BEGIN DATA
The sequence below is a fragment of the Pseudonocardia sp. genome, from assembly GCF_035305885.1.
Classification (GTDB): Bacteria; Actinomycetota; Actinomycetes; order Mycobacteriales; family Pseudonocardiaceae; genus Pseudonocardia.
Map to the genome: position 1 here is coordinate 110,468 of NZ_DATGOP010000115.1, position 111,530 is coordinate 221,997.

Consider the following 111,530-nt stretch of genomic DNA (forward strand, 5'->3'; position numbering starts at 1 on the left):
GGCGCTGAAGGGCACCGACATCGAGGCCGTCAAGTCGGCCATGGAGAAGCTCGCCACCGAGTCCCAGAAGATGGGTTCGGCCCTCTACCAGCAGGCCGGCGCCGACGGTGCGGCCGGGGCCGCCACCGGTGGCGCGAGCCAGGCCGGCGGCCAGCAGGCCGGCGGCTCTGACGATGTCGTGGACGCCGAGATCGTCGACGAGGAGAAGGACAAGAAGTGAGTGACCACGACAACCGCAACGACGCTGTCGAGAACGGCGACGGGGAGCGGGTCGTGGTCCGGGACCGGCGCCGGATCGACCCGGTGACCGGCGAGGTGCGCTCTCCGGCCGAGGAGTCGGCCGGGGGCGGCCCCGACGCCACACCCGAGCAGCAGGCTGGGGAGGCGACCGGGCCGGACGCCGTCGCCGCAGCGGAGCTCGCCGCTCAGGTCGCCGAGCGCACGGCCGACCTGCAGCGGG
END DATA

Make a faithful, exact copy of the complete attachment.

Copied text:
The sequence below is a fragment of the Pseudonocardia sp. genome, from assembly GCF_035305885.1.
Classification (GTDB): Bacteria; Actinomycetota; Actinomycetes; order Mycobacteriales; family Pseudonocardiaceae; genus Pseudonocardia.
Map to the genome: position 1 here is coordinate 110,468 of NZ_DATGOP010000115.1, position 111,530 is coordinate 221,997.

Consider the following 111,530-nt stretch of genomic DNA (forward strand, 5'->3'; position numbering starts at 1 on the left):
GGCGCTGAAGGGCACCGACATCGAGGCCGTCAAGTCGGCCATGGAGAAGCTCGCCACCGAGTCCCAGAAGATGGGTTCGGCCCTCTACCAGCAGGCCGGCGCCGACGGTGCGGCCGGGGCCGCCACCGGTGGCGCGAGCCAGGCCGGCGGCCAGCAGGCCGGCGGCTCTGACGATGTCGTGGACGCCGAGATCGTCGACGAGGAGAAGGACAAGAAGTGAGTGACCACGACAACCGCAACGACGCTGTCGAGAACGGCGACGGGGAGCGGGTCGTGGTCCGGGACCGGCGCCGGATCGACCCGGTGACCGGCGAGGTGCGCTCTCCGGCCGAGGAGTCGGCCGGGGGCGGCCCCGACGCCACACCCGAGCAGCAGGCTGGGGAGGCGACCGGGCCGGACGCCGTCGCCGCAGCGGAGCTCGCCGCTCAGGTCGCCGAGCGCACGGCCGACCTGCAGCGGG